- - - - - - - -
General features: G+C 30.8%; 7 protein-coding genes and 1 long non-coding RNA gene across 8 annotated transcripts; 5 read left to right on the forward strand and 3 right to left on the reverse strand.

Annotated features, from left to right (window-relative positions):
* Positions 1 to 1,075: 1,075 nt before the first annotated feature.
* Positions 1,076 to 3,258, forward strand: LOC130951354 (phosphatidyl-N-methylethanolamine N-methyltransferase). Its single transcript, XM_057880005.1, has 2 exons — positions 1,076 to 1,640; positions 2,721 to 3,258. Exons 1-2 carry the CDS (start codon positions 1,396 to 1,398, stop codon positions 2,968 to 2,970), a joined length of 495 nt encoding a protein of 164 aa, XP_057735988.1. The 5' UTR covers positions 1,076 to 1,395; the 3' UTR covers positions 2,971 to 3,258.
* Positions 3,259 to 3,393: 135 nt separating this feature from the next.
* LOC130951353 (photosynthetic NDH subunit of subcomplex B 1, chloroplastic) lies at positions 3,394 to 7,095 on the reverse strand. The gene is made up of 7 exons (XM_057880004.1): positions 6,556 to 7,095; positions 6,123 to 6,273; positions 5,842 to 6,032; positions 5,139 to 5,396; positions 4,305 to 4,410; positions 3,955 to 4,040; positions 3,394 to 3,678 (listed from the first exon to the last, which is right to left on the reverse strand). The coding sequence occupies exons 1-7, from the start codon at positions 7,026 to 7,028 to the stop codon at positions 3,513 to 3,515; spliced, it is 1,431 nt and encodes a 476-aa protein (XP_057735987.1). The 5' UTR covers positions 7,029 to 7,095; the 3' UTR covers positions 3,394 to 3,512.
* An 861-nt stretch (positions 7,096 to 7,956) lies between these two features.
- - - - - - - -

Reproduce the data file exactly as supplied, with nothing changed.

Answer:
General features: G+C 30.8%; 7 protein-coding genes and 1 long non-coding RNA gene across 8 annotated transcripts; 5 read left to right on the forward strand and 3 right to left on the reverse strand.

Annotated features, from left to right (window-relative positions):
* Positions 1 to 1,075: 1,075 nt before the first annotated feature.
* Positions 1,076 to 3,258, forward strand: LOC130951354 (phosphatidyl-N-methylethanolamine N-methyltransferase). Its single transcript, XM_057880005.1, has 2 exons — positions 1,076 to 1,640; positions 2,721 to 3,258. Exons 1-2 carry the CDS (start codon positions 1,396 to 1,398, stop codon positions 2,968 to 2,970), a joined length of 495 nt encoding a protein of 164 aa, XP_057735988.1. The 5' UTR covers positions 1,076 to 1,395; the 3' UTR covers positions 2,971 to 3,258.
* Positions 3,259 to 3,393: 135 nt separating this feature from the next.
* LOC130951353 (photosynthetic NDH subunit of subcomplex B 1, chloroplastic) lies at positions 3,394 to 7,095 on the reverse strand. The gene is made up of 7 exons (XM_057880004.1): positions 6,556 to 7,095; positions 6,123 to 6,273; positions 5,842 to 6,032; positions 5,139 to 5,396; positions 4,305 to 4,410; positions 3,955 to 4,040; positions 3,394 to 3,678 (listed from the first exon to the last, which is right to left on the reverse strand). The coding sequence occupies exons 1-7, from the start codon at positions 7,026 to 7,028 to the stop codon at positions 3,513 to 3,515; spliced, it is 1,431 nt and encodes a 476-aa protein (XP_057735987.1). The 5' UTR covers positions 7,029 to 7,095; the 3' UTR covers positions 3,394 to 3,512.
* An 861-nt stretch (positions 7,096 to 7,956) lies between these two features.